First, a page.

Billy Lynn’s Long Halftime Walk

Billy Lynn's Long Halftime Walk poster.png

19-year-old Billy Lynn is brought home for a victory tour after a harrowing Iraq battle. Through flashbacks the film shows what really happened to his squad – contrasting the realities of war with America’s perceptions.

Billy Lynn is called a hero on many occasions, but he doesn’t really feel like one in Ang Lee’s latest film, centered on the experience of war on a young man’s mind. Bad, and literal title aside, ‘Billy Lynn’s Long Halftime Walk’ is a curious film that tries to tackle an ambitious and worthy topic without being wholly successful in doing so. The film follows the titular Billy Lynn, a young soldier who has returned from Iraq temporarily with his squadron, and we follow a day in his life which is planned to culminate with an appearance during the half time show at an American Football game. Throughout the day we learn about Billy as a person, about his experiences abroad, and about his status back home as a result of a viral video that depicts an act of bravery in the heat of battle.

Billy Lynn is played by newcomer Joe Alwyn, and it’s a remarkable debut in a flawed film. Alwyn conveys the innocence of youth with a hint of the scars of war, and it’s reminiscent of the finest performances from films like ‘Platoon’ and ‘Full Metal Jacket’ that dealt with the effects of war in a more focused and action orientated fashion. Alwyn’s performance is more internal, but I found him to be quietly moving and he really got under my skin. It’s clear he’s suffering from PTSD, depicted not so subtly but effectively by Lee’s direction, and the film’s most interesting commentary comes when it attempts to tackle this subject head on through the prism of the people surrounding the soldiers. The American war machine requires people like Billy Lynn to maintain support for its aims and to keep more young soldiers coming through the doors, and Ang Lee attempts to show how this is achieved through grand displays at sporting events and similar such publicity stunts. The film deconstructs the hero narrative America builds around its soldiers and the wars it fights, and that’s not to say Billy’s actions are not heroic – they are, but Lee is far more interested in touching on how America uses the bravery of young men to keep the momentum rolling, with limited interest in the young men as people.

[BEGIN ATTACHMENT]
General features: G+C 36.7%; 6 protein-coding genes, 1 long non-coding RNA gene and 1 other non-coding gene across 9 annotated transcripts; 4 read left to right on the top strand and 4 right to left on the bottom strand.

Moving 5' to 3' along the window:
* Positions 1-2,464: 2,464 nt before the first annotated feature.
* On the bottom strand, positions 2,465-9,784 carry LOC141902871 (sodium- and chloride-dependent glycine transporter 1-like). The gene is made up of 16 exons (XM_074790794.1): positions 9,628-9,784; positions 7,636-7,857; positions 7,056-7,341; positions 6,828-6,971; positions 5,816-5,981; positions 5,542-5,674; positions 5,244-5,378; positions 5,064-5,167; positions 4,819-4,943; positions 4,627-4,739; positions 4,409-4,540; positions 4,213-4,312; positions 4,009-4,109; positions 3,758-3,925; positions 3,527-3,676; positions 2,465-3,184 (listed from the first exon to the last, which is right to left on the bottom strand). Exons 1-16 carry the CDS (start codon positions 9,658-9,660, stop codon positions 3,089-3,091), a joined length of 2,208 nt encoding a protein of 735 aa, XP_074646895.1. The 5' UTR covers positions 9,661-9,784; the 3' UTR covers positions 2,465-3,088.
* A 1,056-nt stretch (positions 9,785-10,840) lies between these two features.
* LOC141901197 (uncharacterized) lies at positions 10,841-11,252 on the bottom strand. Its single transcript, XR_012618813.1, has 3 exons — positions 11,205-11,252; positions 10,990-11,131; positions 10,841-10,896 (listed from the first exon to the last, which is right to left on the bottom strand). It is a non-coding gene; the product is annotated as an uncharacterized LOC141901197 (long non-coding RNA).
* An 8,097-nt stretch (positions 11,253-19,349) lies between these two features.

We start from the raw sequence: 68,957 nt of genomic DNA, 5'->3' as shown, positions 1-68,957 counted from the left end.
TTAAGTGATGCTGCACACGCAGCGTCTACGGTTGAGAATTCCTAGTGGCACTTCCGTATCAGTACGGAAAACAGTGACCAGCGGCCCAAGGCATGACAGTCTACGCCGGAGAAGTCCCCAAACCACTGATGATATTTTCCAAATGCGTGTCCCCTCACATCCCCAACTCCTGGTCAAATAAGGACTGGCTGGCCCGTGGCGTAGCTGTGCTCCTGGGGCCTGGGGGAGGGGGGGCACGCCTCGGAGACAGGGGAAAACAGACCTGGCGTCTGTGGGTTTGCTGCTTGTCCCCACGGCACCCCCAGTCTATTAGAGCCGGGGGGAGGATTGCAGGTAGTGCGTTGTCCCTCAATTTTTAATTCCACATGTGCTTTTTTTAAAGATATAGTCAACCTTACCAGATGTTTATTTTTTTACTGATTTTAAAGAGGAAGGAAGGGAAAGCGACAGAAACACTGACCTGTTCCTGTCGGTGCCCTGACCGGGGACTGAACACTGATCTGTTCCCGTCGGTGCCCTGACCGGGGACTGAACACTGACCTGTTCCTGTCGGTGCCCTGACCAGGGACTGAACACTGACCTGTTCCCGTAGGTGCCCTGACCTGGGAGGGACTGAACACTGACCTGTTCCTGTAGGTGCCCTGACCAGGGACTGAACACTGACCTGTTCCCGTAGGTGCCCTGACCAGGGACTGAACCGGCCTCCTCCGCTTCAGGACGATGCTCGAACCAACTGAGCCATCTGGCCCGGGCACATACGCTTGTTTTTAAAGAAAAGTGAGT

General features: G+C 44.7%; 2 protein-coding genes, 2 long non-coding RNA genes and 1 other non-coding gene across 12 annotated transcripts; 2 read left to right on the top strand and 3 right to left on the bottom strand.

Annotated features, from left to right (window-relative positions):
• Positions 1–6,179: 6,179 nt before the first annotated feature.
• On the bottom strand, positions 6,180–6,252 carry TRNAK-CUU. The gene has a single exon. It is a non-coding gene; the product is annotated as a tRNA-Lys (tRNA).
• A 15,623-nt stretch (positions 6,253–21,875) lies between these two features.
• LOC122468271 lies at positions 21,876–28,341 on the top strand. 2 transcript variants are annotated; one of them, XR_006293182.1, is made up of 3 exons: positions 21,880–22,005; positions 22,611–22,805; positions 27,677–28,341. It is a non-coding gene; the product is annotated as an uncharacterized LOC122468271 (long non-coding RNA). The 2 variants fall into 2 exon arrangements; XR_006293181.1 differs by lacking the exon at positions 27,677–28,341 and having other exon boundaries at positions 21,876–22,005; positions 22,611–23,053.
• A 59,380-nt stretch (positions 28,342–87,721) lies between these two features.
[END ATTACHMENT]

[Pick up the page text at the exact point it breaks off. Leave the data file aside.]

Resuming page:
Throughout the film, Billy and his squadron are paraded around as heroes, congratulated by strangers and treated to experiences they wouldn’t have got if they hadn’t gone to war. There’s talk of a movie deal based on their time in Iraq, with the character based on Billy likely to be the lead, and this brings in a variety of characters such as Chris Tucker’s movie producer and Steve Martin’s rich, football team owner. All of these people talk outwardly about the heroism of the young men and how they’re a credit to the country and how they want to congratulate them, but actions speak louder than words and I was impressed with Lee’s approach to getting his themes across. Only one character in the film recognises that he’s suffering (his sister played by Kristen Stewart, underused), whether purposely or not, but it becomes clear that many of the film’s characters want to give the illusion of supporting the troops, so far as it furthers their own aims, with little consideration for the impact that has on troubled, young men. This is depicted superbly at the film’s primary sequence, the halftime show itself, as the soldiers are paraded in front of thousands to a song and dance routine by Destiny’s Child with no concern paid to how they react too the various effects, bright lights and loud noises surrounding them. In many ways it’s another form of exploitation, just in a more superficial and corporate sugar coated way than on the battlefield.

Billy Lynn’s Long Halftime Walk’ hasn’t been received particularly well, but I think it’s a better film than it’s been credited for. I think Ang Lee’s intentions are earnest, but the film is slightly uneven and the stronger moments are weighed down by a lengthy opening that struggles to clarify the film’s themes. There’s also been some discussion on the film’s frame rate (Lee chose to shoot in 120fps, more than the 48fps of ‘The Hobbit: An Unexpected Journey’, for comparison), but I suspect my screening was in the standard 24fps as I wasn’t aware of anything different. I do think it’s an interesting piece of work and there’s some really some moments, so I’d recommend not totally dismissing it if the premise (or maybe even this review!) have piqued your interest.

Rating: 3/5

Directed By: Ang Lee

Starring: Joe Alwyn, Kristen Stewart, Chris Tucker, Garrett Hedlund, Vin Diesel, Steve Martin, Ismael Cruz Cordova, Deirdre Lovejoy and Tim Blake Nelson


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